All Sorts of Type
This is a piece of type. It's a single block with a letter on it. The design of the letter on it, or the type face is the style of the letter that of the design, Ah font would be entire set off pieces of type of a specific size. So if you had the entire alphabet upper case and lower case numbers punctuation off this size of 72 then that is what's actually considered a fund. It's the design of the type face, and the size combined is what's referred to as a font. We'll go around the corner and I'll show you some examples of different sizes of funds in the case. Now, this particular piece of type is made out of metal. It's a metal Alloway that includes lead, so it's quite heavy. If you got pieces of type made or manufactured that were larger than this, it would be really cumbersome toe work with because it be really heavy. So to circumvent that difficulty, there's something that's called would type. These pieces of type are actually made out of wood. They're carved out of wood and these a...
ir antique pieces of wood type the interesting thing is, there's enough people printing around the world using letter press that not only can you find antique pieces of wood type in metal type, but there's places across the country there still manufacturing it the old fashioned way, using the original types of would cutting equipment and the same type of equipment that was used at the turn of the century to create metal type. Of course. Nowadays, with three D technology and laser cutters, people are actually finding ways to create type using those as well. So you can kind of let your imagination run wild and figure out What do you want to create and find a way to manufacture your own type and designs? Because letter press printing takes up a lot of equipment on a lot of tools and a lot of type, which also means it takes up a lot of space to be able to do letter press printing. So often, Times back in the old days were each town had their own town print shop. The printer in that print shop would actually have something called house type, where they would actually pick their favorite typeface and make sure that they had all the different font sizes available from eight point font to 72 everything in between, and had cases in cases of that particular type available for their customers. This means that if you were to pick up a piece of printed material, whether it be a postcard or a business card back in the day, you would be able to get a good idea of which print shop in which town actually printed it. Because all the different print shops pretty much used their favorite type or their house type. And it was a little bit of unidentified air that was like a signature for each printer. Here's a little aside about funeral parlors. I mentioned that every town had its own print shop and a printer who was pretty much kept busy printing things for everybody in town. The one type of business that couldn't necessarily wait for the printer in town to have time to complete a print job was the funeral parlor. The funeral profilers in a race against a decomposing body in their shop actually had a nerd urgency to be able to print funeral funerary notices quickly. So often times in the old funerals parlors. You would find that they had their own printing equipment so that they could print funerary notices and get them out quickly instead of having to wait for the print shop across town to find time to do it for them.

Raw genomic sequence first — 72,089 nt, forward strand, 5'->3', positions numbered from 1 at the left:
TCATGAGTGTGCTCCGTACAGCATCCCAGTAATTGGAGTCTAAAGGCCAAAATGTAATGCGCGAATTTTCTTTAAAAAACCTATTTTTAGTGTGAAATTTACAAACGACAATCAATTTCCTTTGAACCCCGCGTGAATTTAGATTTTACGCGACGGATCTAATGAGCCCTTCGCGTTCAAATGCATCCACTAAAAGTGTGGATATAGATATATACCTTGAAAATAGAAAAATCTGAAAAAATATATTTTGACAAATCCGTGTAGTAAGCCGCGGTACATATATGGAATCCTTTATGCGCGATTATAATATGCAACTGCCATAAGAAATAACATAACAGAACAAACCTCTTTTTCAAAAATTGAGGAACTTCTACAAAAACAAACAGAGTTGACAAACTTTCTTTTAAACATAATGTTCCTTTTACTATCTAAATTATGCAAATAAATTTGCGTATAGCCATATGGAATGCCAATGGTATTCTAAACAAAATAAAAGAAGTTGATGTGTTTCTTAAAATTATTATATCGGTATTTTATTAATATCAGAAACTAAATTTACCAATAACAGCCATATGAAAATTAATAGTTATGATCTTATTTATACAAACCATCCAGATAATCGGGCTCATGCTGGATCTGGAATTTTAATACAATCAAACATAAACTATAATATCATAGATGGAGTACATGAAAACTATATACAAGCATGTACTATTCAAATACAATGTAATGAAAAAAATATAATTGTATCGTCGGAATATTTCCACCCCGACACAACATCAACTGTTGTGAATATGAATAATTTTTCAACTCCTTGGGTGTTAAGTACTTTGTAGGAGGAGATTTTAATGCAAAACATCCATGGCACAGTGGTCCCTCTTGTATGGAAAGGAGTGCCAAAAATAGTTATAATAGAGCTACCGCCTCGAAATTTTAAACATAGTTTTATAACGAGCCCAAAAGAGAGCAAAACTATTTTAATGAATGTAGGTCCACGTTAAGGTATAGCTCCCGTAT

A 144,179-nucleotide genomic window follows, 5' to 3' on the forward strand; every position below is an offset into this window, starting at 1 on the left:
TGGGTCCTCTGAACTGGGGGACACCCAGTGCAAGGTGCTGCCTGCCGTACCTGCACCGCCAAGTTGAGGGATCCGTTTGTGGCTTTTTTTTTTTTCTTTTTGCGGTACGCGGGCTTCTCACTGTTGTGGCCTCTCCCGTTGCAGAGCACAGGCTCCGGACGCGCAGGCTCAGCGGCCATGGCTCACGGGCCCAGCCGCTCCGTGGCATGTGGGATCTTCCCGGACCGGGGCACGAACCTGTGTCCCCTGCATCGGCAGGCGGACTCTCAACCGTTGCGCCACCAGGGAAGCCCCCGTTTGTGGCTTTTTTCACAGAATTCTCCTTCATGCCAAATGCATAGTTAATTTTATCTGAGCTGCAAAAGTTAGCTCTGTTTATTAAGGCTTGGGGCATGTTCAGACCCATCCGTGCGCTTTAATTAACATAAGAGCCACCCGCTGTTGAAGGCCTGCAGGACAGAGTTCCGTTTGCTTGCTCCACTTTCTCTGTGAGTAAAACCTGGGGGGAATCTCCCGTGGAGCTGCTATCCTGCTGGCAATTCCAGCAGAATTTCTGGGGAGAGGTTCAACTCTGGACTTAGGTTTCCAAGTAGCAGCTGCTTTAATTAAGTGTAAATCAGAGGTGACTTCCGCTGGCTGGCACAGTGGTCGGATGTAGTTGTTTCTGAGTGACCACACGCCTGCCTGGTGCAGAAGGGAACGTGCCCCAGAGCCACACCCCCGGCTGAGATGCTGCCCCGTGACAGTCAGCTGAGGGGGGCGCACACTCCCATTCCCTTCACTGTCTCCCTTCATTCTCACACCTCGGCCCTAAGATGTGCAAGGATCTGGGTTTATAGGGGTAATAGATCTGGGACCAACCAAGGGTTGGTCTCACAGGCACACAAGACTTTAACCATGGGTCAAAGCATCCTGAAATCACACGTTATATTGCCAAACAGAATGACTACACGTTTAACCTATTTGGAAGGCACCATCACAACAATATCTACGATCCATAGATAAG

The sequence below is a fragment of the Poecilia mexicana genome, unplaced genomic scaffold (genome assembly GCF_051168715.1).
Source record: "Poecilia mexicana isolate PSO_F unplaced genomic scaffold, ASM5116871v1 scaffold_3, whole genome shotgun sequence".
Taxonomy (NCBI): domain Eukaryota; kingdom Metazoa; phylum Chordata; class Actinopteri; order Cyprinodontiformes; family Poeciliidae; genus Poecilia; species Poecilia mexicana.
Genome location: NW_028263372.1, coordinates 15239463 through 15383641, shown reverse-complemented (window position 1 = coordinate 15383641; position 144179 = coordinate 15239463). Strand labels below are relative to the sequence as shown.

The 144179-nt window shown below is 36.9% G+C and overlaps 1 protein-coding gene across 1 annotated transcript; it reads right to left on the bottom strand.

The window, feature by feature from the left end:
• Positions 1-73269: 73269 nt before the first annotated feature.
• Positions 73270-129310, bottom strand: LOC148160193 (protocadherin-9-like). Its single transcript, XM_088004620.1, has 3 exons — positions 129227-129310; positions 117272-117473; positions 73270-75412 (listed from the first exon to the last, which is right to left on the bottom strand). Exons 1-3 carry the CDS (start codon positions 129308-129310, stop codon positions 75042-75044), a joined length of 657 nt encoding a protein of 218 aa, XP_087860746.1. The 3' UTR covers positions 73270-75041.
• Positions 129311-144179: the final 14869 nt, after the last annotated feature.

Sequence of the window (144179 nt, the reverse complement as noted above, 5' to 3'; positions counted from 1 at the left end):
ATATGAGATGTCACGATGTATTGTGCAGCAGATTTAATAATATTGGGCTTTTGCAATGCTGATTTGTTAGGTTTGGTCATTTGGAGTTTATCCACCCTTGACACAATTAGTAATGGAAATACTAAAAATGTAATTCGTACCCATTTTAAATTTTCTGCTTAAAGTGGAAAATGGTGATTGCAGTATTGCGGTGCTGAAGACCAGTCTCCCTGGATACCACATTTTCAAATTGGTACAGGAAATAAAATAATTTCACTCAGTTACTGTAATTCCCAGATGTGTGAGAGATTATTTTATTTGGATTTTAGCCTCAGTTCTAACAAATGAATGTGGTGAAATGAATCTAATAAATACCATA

The letterpress style of printing dates back to the 15th century and is experiencing a resurgence in popularity today. The stunning tactile and visual imprint of letterpress is used for business cards, invitations, poster prints, and more. In Introduction to Letterpress Printing, you’ll learn all about the machines and methods behind this celebrated practice.
The San Francisco Center for the Book (SFBC) is a non-profit outpost dedicated to preserving and teaching all aspects of book making. In this class, SFBC instructor Cheryl Itamura will walk you through the letterpress process and introduce you to the equipment used to create the most popular printed looks.
You’ll learn about:
- Printing with the Vandercook Cylinder (Proof) Press
- Setting wood type, lockup, inking, and printing with a proof press
- Printing with the Tabletop Platen Jobbing (Clamshell) Press
- Working with metal type, lockup, ink
- Printing with the clamshell press
Cheryl will talk about gaining access to printing studios in your own community and offer tips on building your own collection of equipment and how to use and maintain it.
Letterpress printing produces timeless, artisan paper products. Learn how you can take full advantage of the creative possibilities of this historic form of printing from Cheryl Itamura in Introduction to Letterpress Printing.